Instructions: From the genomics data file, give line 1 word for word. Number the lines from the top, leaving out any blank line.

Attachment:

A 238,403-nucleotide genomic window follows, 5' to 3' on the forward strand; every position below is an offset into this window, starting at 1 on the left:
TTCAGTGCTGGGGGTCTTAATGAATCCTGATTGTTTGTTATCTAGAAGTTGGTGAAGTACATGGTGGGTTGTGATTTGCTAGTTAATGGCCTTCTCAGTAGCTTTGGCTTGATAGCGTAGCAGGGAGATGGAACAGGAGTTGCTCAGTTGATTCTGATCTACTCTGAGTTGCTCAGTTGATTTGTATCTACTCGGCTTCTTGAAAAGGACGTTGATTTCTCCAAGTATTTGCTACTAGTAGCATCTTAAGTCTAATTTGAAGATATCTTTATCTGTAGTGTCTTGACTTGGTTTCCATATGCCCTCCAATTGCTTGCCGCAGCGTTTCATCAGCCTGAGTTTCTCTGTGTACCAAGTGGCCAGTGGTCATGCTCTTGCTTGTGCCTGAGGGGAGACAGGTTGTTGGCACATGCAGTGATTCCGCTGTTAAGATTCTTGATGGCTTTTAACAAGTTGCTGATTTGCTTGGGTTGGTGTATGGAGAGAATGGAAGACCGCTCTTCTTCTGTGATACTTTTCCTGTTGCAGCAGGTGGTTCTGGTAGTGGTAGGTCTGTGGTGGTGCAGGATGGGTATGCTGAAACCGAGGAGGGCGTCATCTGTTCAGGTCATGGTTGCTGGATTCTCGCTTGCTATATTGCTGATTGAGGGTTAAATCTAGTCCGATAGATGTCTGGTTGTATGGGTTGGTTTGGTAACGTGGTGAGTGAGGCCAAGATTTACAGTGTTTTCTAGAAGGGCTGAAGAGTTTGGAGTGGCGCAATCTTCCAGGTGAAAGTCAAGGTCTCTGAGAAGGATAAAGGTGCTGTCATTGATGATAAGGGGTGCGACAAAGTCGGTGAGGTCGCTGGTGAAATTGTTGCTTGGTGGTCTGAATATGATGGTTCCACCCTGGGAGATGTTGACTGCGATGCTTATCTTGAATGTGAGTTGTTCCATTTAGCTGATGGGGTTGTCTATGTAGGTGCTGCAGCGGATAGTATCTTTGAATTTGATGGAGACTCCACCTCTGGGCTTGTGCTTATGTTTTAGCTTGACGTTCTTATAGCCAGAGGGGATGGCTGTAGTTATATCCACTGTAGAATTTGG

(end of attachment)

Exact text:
A 238,403-nucleotide genomic window follows, 5' to 3' on the forward strand; every position below is an offset into this window, starting at 1 on the left: